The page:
A handful of major deals at Sundance 2020 including a record acquisition asserted the primacy of streamers, who in each case were either the prime mover in the transaction or a major factor in the calculation.
The star of the show was arguably Hulu, and at time of writing buyers of all shapes and sizes had laid out in the region of $80m all told.
Hulu teamed up with Neon for a record on-site Sundance acquisition, getting its wallet out for worldwide rights on Adam Samberg comedy Palm Springs in a deal that eclipsed by 69 cents the $17.5m paid by what was then known as Fox Searchlight for The Birth Of A Nation in 2016.
If the sum sounded like a gimmick, there was nothing fatuous about the endgame. However the theatrical run through Neon plays out, Disney-owned Hulu has another appealing title to entice its subscribers.
The platform appears to be targeting a younger demographic and plundered another treasure on offer at Park City, beating out others to pay around $8m for the world on Bad Hair, Justin Simien’s Dear White People follow-up, without any mention of a theatrical partner. It is understood Simien wants a theatrical release, and it remains to be seen whether Hulu will go through regular partner Neon or four-wall the film before the all-important launch on the platform.
Amazon Studios was involved in two notable trades that made a splash yet otherwise behaved modestly compared to its $46m-plus spending spree in 2019. The platform paid around $12m for the world on Alan Ball’s coming-out drama Uncle Frank starring Paul Bettany and has not made aggressive noises about a theatrical release. The North American deal for Phyllida Lloyd’s Herself would have been considerably less and smacks of an awards play given the rave reviews for Clare Dunne, who also co-wrote the story about an abused wife who escape with her children and builds them all a new house. Cornerstone Films handles worldwide sales.
After Amazon Studios’ Sundance 2019 buy Late Night flopped in theatres, company head Jennifer Salke has revised the theatrical strategy and Amazon now calibrates the scale of its theatrical releases on a case-by-case basis. The company has since claimed Late Night was a hit on Prime Video and while streamers’ viewership numbers cannot be independently verified, what appears to count is is either some kind of theatrical uplift to raise awareness among subscribers, or a marketing spend to achieve the same goal even if the film is going straight to the platform.
Apple and A24 snapped up the documentary Boys State for reportedly $12m, a record documentary sale in Park City. At time of writing Netflix was circling drama The 40-Year-Old Version in what would be a late on-site worldwide buy to complement the 11 titles it brought to the festival.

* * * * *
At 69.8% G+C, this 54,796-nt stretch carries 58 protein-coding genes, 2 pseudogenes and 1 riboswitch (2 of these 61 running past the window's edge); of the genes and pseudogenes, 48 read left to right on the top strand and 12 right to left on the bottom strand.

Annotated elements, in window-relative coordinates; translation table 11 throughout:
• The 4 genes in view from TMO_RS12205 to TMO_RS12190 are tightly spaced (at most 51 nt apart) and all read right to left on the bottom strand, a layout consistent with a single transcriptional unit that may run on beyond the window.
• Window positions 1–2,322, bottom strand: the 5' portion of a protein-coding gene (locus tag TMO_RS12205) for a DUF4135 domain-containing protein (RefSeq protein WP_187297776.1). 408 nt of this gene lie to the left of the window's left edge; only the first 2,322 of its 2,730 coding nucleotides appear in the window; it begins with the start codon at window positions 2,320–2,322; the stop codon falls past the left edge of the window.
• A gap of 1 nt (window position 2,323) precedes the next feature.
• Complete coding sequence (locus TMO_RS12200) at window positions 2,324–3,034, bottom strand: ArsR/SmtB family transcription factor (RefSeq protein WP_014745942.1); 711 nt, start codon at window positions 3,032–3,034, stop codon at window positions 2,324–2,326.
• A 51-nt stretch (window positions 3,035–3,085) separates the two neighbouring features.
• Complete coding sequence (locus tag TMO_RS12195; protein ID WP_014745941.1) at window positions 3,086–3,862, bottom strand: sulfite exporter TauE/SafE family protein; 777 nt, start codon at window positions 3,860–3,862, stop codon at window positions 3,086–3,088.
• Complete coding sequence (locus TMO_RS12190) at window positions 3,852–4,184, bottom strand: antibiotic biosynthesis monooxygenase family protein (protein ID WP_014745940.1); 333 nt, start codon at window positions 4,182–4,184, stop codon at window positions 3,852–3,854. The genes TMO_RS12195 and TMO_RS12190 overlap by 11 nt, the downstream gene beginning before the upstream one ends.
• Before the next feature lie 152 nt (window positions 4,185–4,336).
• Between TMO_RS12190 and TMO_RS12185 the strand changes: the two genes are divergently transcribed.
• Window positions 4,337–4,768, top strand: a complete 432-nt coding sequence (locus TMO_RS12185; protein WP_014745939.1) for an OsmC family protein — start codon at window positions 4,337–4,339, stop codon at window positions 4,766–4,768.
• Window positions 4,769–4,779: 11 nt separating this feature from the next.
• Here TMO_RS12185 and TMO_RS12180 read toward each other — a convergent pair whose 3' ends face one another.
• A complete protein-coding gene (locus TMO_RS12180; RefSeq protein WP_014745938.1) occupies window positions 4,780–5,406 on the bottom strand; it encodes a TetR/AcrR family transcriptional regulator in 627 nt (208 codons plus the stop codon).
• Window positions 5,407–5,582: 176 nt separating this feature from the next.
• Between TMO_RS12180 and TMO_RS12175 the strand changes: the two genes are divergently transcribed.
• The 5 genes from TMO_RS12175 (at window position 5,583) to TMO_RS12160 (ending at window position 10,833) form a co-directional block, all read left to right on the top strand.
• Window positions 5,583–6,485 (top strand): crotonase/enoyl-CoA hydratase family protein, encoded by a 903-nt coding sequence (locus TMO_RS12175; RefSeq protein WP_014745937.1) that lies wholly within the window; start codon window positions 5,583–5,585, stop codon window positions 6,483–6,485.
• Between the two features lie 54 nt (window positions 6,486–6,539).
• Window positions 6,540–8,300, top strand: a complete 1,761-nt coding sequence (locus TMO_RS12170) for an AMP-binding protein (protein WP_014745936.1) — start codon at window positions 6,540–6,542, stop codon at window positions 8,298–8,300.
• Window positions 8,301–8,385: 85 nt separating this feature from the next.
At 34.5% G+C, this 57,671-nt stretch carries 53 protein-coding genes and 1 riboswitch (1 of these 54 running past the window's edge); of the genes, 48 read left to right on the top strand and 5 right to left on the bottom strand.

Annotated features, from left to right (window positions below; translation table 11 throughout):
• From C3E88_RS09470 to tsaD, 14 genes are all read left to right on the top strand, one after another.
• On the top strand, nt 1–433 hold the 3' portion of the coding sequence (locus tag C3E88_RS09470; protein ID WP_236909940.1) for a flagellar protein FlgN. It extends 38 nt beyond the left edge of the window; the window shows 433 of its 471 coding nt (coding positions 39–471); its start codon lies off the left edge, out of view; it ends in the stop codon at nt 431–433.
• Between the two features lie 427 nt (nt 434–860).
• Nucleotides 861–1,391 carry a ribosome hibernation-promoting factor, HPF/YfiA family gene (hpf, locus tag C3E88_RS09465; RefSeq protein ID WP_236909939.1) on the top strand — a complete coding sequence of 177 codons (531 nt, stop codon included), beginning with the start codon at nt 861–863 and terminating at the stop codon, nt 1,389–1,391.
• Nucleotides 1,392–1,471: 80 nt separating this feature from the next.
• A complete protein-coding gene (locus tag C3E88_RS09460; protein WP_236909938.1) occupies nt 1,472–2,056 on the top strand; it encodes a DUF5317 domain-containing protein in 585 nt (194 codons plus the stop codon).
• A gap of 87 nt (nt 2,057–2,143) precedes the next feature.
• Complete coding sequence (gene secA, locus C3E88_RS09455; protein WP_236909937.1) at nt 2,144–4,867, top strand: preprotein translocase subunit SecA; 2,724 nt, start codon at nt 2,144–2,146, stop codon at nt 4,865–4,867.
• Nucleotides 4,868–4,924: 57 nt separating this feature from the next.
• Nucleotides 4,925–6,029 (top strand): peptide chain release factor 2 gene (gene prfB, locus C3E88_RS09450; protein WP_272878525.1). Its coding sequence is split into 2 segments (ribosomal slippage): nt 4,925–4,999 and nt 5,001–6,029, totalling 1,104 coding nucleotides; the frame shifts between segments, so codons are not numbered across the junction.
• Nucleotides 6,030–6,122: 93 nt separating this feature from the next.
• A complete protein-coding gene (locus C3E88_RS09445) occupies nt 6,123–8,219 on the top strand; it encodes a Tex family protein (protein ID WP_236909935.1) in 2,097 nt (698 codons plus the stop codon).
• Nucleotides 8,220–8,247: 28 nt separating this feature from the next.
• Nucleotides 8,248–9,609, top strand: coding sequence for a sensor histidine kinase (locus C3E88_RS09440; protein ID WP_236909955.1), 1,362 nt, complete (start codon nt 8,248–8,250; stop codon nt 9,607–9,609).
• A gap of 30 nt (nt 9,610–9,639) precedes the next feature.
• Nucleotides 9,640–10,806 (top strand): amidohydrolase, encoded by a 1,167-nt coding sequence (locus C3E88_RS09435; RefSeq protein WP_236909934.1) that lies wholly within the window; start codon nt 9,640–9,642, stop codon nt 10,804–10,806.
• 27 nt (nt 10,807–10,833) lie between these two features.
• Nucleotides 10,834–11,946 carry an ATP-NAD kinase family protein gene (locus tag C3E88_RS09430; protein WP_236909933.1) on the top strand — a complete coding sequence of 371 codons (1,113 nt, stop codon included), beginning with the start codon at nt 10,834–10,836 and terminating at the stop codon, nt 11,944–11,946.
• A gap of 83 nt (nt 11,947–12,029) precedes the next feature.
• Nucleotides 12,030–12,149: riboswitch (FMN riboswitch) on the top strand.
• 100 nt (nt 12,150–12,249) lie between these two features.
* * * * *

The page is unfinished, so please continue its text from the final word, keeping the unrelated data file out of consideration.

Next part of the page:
HBO Max was quiet until it picked up Russell Simmons accusers documentary On The Record after the fesival closed, while nobody seemed too sure what Peacock was up to. Nonetheless the take-away from Sundance 2020 is that by and large streamers will get what they want and if the filmmakers desire a theatrical release, a partnership to that effect can sweeten the pill.
“A lot of these deals are so rich that if you’re the financier, who cares [if the theatrical release under-performs],” said one insider with a track record of theatrical success. “It depends on the movie – some need the word of mouth on theatrical, or [if the release will be online-only] you have to spend just as much to get awareness of the streaming deal as you would theatrically.
“You can’t just throw it all on streaming and hope it all works. That’s the other thing we’re seeing – even the streamers are going to have to commit to spending something and we’ll probably see a change in deals like that.”
Searchlight Pictures paid what is believed to be $12m for the world on David Bruckner’s horror The Night House starring Rebecca Hall. The studio has dabbled recently in horror – it released Ready Or Not last year – yet this deal, too, speaks to the might of streamers. Searchlight films go out on Hulu, whose target young audiences enjoy horror.
Lionsgate bought US rights to Dominic Cooke’s well regarded yet old-fashioned espionage tale Ironbark with Benedict Cumberbatch (Roadside Attractions will oversee the theatrical release); Magnolia Pictures took documentaries Assassins and The Fight; Kino Lorber acquired Mexican drama Identifying Features; Sony Pictures Worldwide Acquisitions took international rights to Zola; RLJE Films bought Spree; Film Constellation acquired international eights to Farewell Amor; HBO took worldwide TV and streaming rights to Siempre, Luis; and Sony Pictures Classics (SPC) and Stage 6 partnered on the epic romance I Carry You With Me.
Moving early on projects before a festival premiere sparks a bidding war that inflates prices has been a tactic used by SPC and other savvy theatrical buyers for a few years now. It may be the only way these companies can update their war chests.
Nobody has bigger pipelines to fill than the streamers, and the huge numbers they are willing to spend ensure financiers get their investment back, and sales agents get their commission. The only downside is there may not be a theatrical release, but as one observer said, “These are crazy prices and these platforms can pretty much get whatever they want. This is the new normal.”